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Masahiro Sakurai

Following the reveal of Super Smash Bros. Ultimate last week, director Masahiro Sakurai wrote a new article for this week’s issue of Famitsu. This is one of his first columns about the new game included in the magazine.

In it, Sakurai talks about how the first proposal came about in late 2015, the game’s faster tempo, and much more. He also touched on how it was decided to build off of past mechanics, which in turn allowed for a larger roster.

We’ve prepared a full translation of the column below.

To kick off Nintendo’s Treehouse coverage, Smash Bros. director Masahiro Sakurai stopped by to show off Smash Bros. Ultimate. There’s one comment in particular that’s been making the rounds.

Here’s what Sakurai said:

A week from today, the Nintendo Direct: E3 2018 presentation will be held. Among other titles, we can expect a full blowout of the new Smash Bros. game for Switch.

Longtime Smash Bros. developer Masahiro Sakurai tweeted about the presentation earlier today. He mentioned that he’ll have something to show, and that it’s been a long time. In other words, it sounds like Sakurai will be appearing during the Nintendo Direct, though he didn’t say so explicitly.

Sakurai was often present during past Smash Bros. presentations. The last time we saw him was for the final Smash Bros. Wii U / 3DS presentation in December 2015.


Masahiro Sakurai has confirmed that he will have some involvement in the newest Smash Bros in a tweet. The team is hard at work on the game everyday, nothing too specific though is stated.

Nintendo closed out its series of interviews for the Super NES Classic Edition with a bang. Masahiro Sakurai spoke about Kirby Super Star in depth, which is a game he directed 25 years ago.

One notable part of the interview touches on how a request from Shigeru Miyamoto led to the inclusion of two-player co-op. Sakurai also goes over how Donkey Kong Country’s visuals influenced Kirby Super Star, a planned game that was cut, and the development name.

You can read about these topics and more below from the full interview with Sakurai.

Masahiro Sakurai last worked on Super Smash Bros. for Wii U/3DS as director. That was in 2014. Since it’s been over two years since Smash Bros. shipped on both of Nintendo’s current systems (though there has been plenty of DLC since then), fans are wondering what Sakurai is up to now.

A new interview conducted by denfaminicogamer may give us a hint. Much of the discussion is about Sakurai’s game collection and other random topics, but there is one interesting excerpt that stands out.

Sakurai mentions how he sometimes purchases figures for his work. Somewhat recently, he bought a Vifam figurine. Vifam is from the 1983 mech anime Ginga Hy?ry? Vifam.

You shouldn’t jump to the conclusion that Sakurai is making a game based on that series. Rather, he wanted the attached rifle gun to use as a reference for his work. Now the question is: in which way is he using the figure as a reference?

Thanks to VZ_Blade for the tip.

Super Smash Bros. director Masahiro Sakurai returns to Famitsu this week with a new column. The full issue won’t be out until tomorrow, but as usual, some leaks have surfaced – including tidbits from Sakurai’s piece.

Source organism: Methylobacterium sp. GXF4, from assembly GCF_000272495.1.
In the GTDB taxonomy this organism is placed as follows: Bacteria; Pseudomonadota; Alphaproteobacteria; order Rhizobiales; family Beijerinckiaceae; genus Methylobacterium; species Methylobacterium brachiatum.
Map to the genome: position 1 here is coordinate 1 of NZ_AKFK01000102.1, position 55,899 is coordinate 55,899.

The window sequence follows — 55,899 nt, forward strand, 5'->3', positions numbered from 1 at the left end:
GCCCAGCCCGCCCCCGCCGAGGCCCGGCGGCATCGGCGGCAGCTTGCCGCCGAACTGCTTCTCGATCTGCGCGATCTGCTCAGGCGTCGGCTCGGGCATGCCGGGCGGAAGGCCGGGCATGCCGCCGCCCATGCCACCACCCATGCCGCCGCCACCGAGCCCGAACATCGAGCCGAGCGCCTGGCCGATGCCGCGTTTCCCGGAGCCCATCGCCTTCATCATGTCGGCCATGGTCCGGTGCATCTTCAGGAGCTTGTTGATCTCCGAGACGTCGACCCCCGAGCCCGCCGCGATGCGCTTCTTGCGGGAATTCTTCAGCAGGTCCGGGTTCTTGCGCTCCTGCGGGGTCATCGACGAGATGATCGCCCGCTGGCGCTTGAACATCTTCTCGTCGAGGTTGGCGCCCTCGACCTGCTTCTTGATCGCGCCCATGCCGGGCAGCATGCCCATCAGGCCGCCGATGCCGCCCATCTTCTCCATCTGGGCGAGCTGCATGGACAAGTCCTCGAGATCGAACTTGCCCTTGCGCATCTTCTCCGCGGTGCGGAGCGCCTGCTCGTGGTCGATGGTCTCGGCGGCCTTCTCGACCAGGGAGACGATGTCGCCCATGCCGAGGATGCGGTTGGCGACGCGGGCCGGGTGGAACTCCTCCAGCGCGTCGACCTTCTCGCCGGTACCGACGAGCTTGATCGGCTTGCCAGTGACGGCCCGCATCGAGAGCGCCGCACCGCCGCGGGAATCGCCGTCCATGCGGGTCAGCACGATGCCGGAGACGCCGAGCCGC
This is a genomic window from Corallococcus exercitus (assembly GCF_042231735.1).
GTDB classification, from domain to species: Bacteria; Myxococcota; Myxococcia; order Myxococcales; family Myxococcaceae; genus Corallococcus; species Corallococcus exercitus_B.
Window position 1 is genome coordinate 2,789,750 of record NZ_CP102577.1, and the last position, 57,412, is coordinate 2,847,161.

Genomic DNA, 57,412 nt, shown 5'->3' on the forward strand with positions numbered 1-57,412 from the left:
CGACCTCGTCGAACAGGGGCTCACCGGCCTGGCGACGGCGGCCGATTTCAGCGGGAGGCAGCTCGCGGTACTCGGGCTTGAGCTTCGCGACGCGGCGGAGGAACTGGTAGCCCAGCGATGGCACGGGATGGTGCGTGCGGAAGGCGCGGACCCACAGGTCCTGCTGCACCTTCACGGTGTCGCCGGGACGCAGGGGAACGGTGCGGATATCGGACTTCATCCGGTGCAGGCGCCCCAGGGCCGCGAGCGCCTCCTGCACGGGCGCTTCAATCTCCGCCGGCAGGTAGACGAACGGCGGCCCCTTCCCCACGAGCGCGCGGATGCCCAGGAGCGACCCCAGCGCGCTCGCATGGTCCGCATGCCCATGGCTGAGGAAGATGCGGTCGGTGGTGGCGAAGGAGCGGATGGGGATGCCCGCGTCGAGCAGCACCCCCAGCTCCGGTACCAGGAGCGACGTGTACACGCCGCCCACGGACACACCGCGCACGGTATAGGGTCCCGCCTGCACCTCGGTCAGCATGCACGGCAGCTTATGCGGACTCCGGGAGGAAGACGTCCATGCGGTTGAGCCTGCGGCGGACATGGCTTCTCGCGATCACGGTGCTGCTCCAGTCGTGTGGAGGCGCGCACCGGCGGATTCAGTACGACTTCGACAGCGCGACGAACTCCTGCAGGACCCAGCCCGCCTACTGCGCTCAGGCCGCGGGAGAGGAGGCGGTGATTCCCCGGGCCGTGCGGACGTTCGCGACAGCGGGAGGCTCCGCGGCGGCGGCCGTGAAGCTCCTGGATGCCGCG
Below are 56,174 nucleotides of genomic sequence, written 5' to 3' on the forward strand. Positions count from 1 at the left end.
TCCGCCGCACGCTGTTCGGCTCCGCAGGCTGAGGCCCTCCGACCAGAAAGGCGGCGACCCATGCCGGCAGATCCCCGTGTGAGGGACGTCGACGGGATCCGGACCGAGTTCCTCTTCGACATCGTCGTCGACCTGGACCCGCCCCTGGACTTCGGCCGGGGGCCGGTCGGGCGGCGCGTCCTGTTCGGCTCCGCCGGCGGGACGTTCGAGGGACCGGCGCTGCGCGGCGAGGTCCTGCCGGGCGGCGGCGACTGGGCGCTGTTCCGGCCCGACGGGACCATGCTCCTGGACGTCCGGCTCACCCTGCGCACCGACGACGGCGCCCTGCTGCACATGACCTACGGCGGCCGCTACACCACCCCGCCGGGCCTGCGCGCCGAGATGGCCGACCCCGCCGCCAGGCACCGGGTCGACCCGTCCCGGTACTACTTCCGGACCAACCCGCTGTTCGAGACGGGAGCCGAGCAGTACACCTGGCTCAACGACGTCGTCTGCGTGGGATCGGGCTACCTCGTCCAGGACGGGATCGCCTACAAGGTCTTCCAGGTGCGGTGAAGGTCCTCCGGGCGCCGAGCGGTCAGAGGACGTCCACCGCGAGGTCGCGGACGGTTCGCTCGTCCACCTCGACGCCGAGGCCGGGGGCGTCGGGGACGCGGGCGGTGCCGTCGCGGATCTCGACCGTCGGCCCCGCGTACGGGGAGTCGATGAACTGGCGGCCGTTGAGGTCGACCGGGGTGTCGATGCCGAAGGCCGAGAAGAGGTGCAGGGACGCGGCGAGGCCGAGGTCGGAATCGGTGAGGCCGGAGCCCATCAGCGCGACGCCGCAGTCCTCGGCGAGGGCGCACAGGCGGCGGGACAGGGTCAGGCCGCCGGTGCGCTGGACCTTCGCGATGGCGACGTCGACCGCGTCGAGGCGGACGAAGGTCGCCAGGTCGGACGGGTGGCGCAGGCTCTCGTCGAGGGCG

It seems that the latest Famitsu column is about Sakurai clearing up misconceptions, both in terms of his own work and his peers. There is some talk about Smash Bros. here.

Here’s what leaked out of Famitsu earlier today:

– There must be some favoritism from Sakurai since both Kirby and Pit are included in the boxart: In actuality it wasn’t even Sakurai who decided the boxart composition, but rather Nintendo.
– [Insert character here] is too strong, there must be some favoritism involved: The team balanced characters objectively by referring to results from monitoring versus battles.
– Kirby’s stages are all from games made by Sakurai: Sakurai tries to clarify that this isn’t always the case. Initially, there were plans to have a stage based on Kirby’s Epic Yarn (which wasn’t made by him), but with the arrival of Yoshi’s Woolly World, its theme and stage composition changed.
– Too many Fire Emblem characters, does Sakurai really likes the series that much? It may be indeed too many, but it was decided strategically (rather than raw favoritism).


Super Smash Bros. director Masahiro Sakurai is back with another Famitsu column in this week’s magazine. This time around, Sakurai tackled a few questions from fans.

Here’s a summary of what was shared:

What’s better: printed or digital manuals?

Sakurai points out that he only reads manuals when he’s really stuck, so either way is fine. But for digital versions, it’d be better if they load up as fast as possible. (Note: Many people consider printed guides to be more convenient because they’re not located on the same screen).

This month’s issue of Nintendo Dream has a lengthy interview with Masahiro Sakurai, director of Super Smash Bros. for Wii U/3DS. He discussed the two games in general as well as specific topics like DLC fighters.

We now have an overview regarding what Sakurai shared in terms of DLC stages and Mii Fighter outfits. For a summary of this portion of the interview, head past the break.

As promised, this week’s issue of Famitsu has Smash Bros. director Masahiro Sakurai’s 500th column. This is more of a commemorative piece as expected.

Sakurai has reconfirmed his special stream on Niconico for March 10. He’ll look back on past columns, answer questions submitted by fans, and play certain unspecified games.

There are also rankings of columns Sakurai has covered the same topic, split into three categories. Those are as follows:

Games directed by Sakurai himself

1. Super Smash Bros. – 479 times (131 times for Brawl)
2. Kirby – 121 times (coverage of the first Kirby is 37 times)
3. Kid Icarus – 64 times
4. Meteos – 31 times
5. Mushiking: The King of Beetles – 6 times